Adrenal fatigue can be described as occurring in four distinct stages: defined in terms of hormone output. Although poorly recognized by the allopathic medical system, adrenal fatigue can be easily measured with blood or saliva tests. Below are the four stages in detail:
Stage 1: Alarm Reaction
This is what we commonly call the “fight-or-flight” response and is a healthy reaction in which the body reacts aggressively to a stressor, or stressors, and mounts a strong anti-stress response to overcome them. The adrenal glands increase their output of stress-mediating hormones including cortisol and DHEA and at this stage the output is well within the gland’s normal capacity. At this stage no major symptoms are present after the immediate event and physiological dysfunction is undetectable.
Stage 2: Adaptation
With chronic or severe stress, the capacity of the adrenal glands to cope is eventually exceeded and they begin to struggle to meet demands for cortisol and DHEA production. In stage 2, cortisol levels are constantly elevated but DHEA and Pregnenolone levels start to decline and this imbalance causes the symptoms that begin to emerge at this stage. The individual will still be able to carry out their normal routine but they likely to experience increasing levels of highs and lows, and have more fatigue at the end of the day requiring more rest and sleep to recover. Unfortunately, with higher cortisol levels sleep itself becomes less refreshing, so the person often wakes up tired–a key adrenal warning sign.
Most people in stage 2 also experience some degree of hypoglycemia following meals. Other symptoms that may also appear include: anxiety, irritability, and insomnia. Coffee and other stimulants begin to become very attractive to people in stage 2, and the majority of working adults in the modern world are probably in stage 2.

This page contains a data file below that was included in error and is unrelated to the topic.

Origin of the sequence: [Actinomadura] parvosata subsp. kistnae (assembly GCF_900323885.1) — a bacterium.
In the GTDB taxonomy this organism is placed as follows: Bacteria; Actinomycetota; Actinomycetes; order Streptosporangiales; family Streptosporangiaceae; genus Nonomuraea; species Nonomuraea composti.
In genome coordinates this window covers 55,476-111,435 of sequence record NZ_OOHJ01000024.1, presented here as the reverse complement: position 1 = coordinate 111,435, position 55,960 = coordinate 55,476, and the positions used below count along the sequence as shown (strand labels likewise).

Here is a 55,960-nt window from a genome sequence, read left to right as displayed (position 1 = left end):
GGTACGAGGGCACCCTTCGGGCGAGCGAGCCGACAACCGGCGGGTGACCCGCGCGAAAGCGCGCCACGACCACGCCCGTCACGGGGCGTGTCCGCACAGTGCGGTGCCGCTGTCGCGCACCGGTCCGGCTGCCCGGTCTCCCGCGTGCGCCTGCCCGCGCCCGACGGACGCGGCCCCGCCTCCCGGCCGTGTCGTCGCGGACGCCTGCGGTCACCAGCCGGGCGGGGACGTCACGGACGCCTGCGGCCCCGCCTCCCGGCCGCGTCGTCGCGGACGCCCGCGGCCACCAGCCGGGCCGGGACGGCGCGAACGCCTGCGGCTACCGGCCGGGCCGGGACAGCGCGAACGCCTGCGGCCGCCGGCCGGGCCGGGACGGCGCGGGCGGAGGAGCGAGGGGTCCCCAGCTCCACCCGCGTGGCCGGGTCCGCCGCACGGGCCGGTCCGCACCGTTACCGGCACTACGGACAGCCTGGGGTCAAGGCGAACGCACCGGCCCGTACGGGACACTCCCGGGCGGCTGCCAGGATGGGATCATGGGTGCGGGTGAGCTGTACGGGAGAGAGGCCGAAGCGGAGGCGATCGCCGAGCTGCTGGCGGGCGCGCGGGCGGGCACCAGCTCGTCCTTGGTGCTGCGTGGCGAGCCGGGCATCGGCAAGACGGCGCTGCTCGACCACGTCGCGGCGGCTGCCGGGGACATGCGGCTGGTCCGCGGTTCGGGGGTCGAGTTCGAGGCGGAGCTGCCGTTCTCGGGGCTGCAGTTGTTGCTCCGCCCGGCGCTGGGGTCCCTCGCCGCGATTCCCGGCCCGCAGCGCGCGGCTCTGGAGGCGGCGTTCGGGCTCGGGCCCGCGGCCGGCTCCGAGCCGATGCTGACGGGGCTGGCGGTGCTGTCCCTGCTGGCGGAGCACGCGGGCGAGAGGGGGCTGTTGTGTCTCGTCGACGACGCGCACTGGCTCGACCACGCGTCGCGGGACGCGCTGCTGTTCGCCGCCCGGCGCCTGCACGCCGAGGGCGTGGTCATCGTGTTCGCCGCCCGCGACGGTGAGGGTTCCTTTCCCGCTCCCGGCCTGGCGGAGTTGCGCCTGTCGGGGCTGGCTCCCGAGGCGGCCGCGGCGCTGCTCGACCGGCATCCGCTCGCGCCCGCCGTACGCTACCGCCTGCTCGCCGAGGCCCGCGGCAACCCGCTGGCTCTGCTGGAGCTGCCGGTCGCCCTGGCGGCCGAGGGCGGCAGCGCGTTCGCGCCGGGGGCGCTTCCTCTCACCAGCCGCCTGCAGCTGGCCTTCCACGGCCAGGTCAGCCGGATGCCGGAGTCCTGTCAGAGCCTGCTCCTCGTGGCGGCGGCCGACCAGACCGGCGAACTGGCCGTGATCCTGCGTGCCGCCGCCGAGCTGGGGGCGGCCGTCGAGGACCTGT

Stage 3: Adrenal Fatigue or Adrenal Insufficiency
If the sources of stress are not reduced, adrenal function will decline. At this stage, the adrenal glands are unable to keep up with the body’s constant demands for cortisol, and this too now begins to decline: both DHEA and cortisol may now be low on diagnostic tests. The decline in cortisol production is usually gradual, but steps must be taken to avoid progression to stage 4. At stage 3 the body slows down, or begins to shut down, many of its non-essential functions (e.g. sex drive and reproduction) with the main focus on the conversion of energy for survival. The patient will experience increasingly severe aches and pains, muscle weakness, easy infections easy & slow to heal injuries, loss of exercise tolerance, and more distinct brain fog, insomnia and depression. Toxins may also build up as the body’s detoxification processes slow. In the adrenal exhaustion stage people will almost certainly be struggling with daily living and may even be unable to take care of themselves. Most fibromyalgia and chronic fatigue patients have distinct adrenal exhaustion.